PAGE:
India begins inoculating all adults with free shots
June 21 2021 11:32 AM
A healthcare worker holding a rose receives an AstraZeneca's Covishield vaccine, during the coronavi
A healthcare worker holding a rose receives an AstraZeneca's Covishield vaccine, during the coronavirus disease vaccination campaign, at a medical centre in Mumbai, India on January 16. REUTERS

Reuters/New Delhi

India on Monday began a nationwide campaign of free Covid-19 shots for all adults after weeks of criticism that a chaotic rollout had caused acute shortages and intensified a deadly second wave that killed hundreds of thousands in April and May.
Earlier this month, Prime Minister Narendra Modi reversed a policy under which states made their own purchases from drug makers and along with private hospitals were administering doses to people aged 18-45.
And as most states shut down vaccination centres for the younger population citing shortages, a majority turned to private hospitals that charged between $9-$24 a dose and supply gaps widened between urban and rural areas.
The country is using domestically made doses of the AstraZeneca vaccine and Indian company Bharat Biotech's Covaxin. The Indian government is attempting to secure foreign vaccines such as Pfizer and has waived strict rules to allow quicker imports.
Experts have warned of a potential third wave as only about 5% of all 950 million eligible people are fully inoculated with two doses even as daily infections have fallen this month.
Over the last 24 hours, India reported 53,256 infections, the lowest since March 24. Infections hit a peak of about 400,000 a day in May and deaths soared to around 170,000 in April-May.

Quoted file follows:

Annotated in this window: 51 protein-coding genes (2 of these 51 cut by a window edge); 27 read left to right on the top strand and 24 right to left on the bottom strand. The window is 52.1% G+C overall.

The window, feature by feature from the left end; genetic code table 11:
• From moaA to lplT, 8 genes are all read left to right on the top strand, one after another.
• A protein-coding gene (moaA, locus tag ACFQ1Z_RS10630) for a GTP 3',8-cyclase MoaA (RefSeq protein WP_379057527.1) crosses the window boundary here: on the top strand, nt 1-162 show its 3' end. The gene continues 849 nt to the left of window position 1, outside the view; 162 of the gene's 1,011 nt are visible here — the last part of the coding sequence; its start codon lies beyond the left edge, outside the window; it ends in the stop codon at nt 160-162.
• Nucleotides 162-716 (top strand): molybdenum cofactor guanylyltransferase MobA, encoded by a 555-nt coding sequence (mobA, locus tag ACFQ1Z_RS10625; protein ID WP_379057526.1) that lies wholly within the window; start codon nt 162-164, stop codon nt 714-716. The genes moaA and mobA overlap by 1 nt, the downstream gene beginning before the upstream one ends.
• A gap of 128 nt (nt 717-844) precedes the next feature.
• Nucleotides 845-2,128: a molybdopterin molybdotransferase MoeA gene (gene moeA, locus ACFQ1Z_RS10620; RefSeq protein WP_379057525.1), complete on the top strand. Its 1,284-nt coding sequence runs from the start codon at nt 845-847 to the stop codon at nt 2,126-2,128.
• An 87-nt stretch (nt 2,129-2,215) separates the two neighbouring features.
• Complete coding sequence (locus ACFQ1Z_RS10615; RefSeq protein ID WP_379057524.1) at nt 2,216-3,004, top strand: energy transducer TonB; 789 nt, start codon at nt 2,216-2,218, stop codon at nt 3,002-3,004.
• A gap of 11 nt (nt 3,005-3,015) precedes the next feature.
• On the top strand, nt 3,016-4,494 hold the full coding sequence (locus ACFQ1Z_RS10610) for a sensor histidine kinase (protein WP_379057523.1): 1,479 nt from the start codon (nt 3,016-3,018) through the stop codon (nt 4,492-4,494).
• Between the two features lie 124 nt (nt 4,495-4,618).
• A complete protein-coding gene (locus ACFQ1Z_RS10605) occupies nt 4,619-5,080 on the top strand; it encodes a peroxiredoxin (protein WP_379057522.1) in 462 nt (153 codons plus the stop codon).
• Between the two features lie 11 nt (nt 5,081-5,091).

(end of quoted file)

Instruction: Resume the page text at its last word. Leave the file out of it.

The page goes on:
And as most cities have begun lifting lockdown curbs, experts have cautioned that a swift reopening could complicate a vaccination programme that needs to be at least four times faster.
India's daily vaccinations hit a peak of 4.5 million shots on April 5 but have since fallen sharply. In the last 30 days, India has been administering an average 2.7 million doses a day.
In the western state of Maharashtra, hardest hit by the second wave, authorities said older age groups between 30-45 would be a priority as supplies were scarce.
"We have enough stock that will hopefully last us for the next three to four days, but have no visibility on stock supplies after that," Santosh Revankar, a senior health official in Mumbai's civic body, told Reuters.
The state has allowed some businesses to resume and partially lifted curbs on public transport while retaining weekend curfews in some cities.

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